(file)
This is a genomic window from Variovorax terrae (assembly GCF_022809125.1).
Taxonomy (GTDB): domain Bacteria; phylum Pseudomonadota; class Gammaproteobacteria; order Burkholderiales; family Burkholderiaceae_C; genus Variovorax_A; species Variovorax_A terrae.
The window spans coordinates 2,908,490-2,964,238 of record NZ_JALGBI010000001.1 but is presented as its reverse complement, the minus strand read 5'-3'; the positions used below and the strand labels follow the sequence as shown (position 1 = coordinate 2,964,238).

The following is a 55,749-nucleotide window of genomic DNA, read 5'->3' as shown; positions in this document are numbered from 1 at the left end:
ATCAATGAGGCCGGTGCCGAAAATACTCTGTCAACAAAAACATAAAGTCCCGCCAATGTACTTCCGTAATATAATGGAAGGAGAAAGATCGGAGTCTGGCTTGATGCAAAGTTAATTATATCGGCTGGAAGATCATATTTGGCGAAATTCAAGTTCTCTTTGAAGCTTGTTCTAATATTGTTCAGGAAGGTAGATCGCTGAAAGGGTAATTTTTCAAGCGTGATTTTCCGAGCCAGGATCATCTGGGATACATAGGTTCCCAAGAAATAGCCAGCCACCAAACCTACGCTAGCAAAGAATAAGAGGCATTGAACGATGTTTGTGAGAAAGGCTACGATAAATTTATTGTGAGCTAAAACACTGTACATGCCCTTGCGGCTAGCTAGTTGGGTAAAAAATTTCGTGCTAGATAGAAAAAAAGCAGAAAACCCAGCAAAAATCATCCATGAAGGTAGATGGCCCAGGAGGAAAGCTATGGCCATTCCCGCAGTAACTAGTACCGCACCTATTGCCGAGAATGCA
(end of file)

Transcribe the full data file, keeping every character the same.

This is a genomic window from Variovorax terrae (assembly GCF_022809125.1).
Taxonomy (GTDB): domain Bacteria; phylum Pseudomonadota; class Gammaproteobacteria; order Burkholderiales; family Burkholderiaceae_C; genus Variovorax_A; species Variovorax_A terrae.
The window spans coordinates 2,908,490-2,964,238 of record NZ_JALGBI010000001.1 but is presented as its reverse complement, the minus strand read 5'-3'; the positions used below and the strand labels follow the sequence as shown (position 1 = coordinate 2,964,238).

The following is a 55,749-nucleotide window of genomic DNA, read 5'->3' as shown; positions in this document are numbered from 1 at the left end:
ATCAATGAGGCCGGTGCCGAAAATACTCTGTCAACAAAAACATAAAGTCCCGCCAATGTACTTCCGTAATATAATGGAAGGAGAAAGATCGGAGTCTGGCTTGATGCAAAGTTAATTATATCGGCTGGAAGATCATATTTGGCGAAATTCAAGTTCTCTTTGAAGCTTGTTCTAATATTGTTCAGGAAGGTAGATCGCTGAAAGGGTAATTTTTCAAGCGTGATTTTCCGAGCCAGGATCATCTGGGATACATAGGTTCCCAAGAAATAGCCAGCCACCAAACCTACGCTAGCAAAGAATAAGAGGCATTGAACGATGTTTGTGAGAAAGGCTACGATAAATTTATTGTGAGCTAAAACACTGTACATGCCCTTGCGGCTAGCTAGTTGGGTAAAAAATTTCGTGCTAGATAGAAAAAAAGCAGAAAACCCAGCAAAAATCATCCATGAAGGTAGATGGCCCAGGAGGAAAGCTATGGCCATTCCCGCAGTAACTAGTACCGCACCTATTGCCGAGAATGCA